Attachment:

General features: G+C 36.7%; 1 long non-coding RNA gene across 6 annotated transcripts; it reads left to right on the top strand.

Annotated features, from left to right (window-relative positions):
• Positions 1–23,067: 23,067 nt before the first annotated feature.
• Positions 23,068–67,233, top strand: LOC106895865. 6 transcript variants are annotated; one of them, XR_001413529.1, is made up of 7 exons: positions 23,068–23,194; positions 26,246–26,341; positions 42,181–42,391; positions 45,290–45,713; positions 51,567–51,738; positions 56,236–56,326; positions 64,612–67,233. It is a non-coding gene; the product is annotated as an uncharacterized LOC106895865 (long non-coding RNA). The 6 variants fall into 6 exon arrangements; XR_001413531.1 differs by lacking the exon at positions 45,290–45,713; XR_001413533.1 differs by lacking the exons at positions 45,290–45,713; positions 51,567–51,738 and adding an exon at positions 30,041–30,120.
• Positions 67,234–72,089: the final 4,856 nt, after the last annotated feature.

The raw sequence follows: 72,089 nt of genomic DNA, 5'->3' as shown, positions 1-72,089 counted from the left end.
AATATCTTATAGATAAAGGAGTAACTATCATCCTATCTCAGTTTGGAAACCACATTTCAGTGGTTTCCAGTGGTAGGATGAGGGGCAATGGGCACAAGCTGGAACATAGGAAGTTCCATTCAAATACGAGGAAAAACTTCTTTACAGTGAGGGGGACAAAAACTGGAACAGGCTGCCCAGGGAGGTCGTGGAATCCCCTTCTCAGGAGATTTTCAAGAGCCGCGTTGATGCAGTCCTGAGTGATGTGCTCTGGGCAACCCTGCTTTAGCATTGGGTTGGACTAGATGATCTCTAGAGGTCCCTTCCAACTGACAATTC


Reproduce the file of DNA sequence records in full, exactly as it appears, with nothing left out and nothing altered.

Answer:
General features: G+C 36.7%; 1 long non-coding RNA gene across 6 annotated transcripts; it reads left to right on the top strand.

Annotated features, from left to right (window-relative positions):
• Positions 1–23,067: 23,067 nt before the first annotated feature.
• Positions 23,068–67,233, top strand: LOC106895865. 6 transcript variants are annotated; one of them, XR_001413529.1, is made up of 7 exons: positions 23,068–23,194; positions 26,246–26,341; positions 42,181–42,391; positions 45,290–45,713; positions 51,567–51,738; positions 56,236–56,326; positions 64,612–67,233. It is a non-coding gene; the product is annotated as an uncharacterized LOC106895865 (long non-coding RNA). The 6 variants fall into 6 exon arrangements; XR_001413531.1 differs by lacking the exon at positions 45,290–45,713; XR_001413533.1 differs by lacking the exons at positions 45,290–45,713; positions 51,567–51,738 and adding an exon at positions 30,041–30,120.
• Positions 67,234–72,089: the final 4,856 nt, after the last annotated feature.

The raw sequence follows: 72,089 nt of genomic DNA, 5'->3' as shown, positions 1-72,089 counted from the left end.
AATATCTTATAGATAAAGGAGTAACTATCATCCTATCTCAGTTTGGAAACCACATTTCAGTGGTTTCCAGTGGTAGGATGAGGGGCAATGGGCACAAGCTGGAACATAGGAAGTTCCATTCAAATACGAGGAAAAACTTCTTTACAGTGAGGGGGACAAAAACTGGAACAGGCTGCCCAGGGAGGTCGTGGAATCCCCTTCTCAGGAGATTTTCAAGAGCCGCGTTGATGCAGTCCTGAGTGATGTGCTCTGGGCAACCCTGCTTTAGCATTGGGTTGGACTAGATGATCTCTAGAGGTCCCTTCCAACTGACAATTC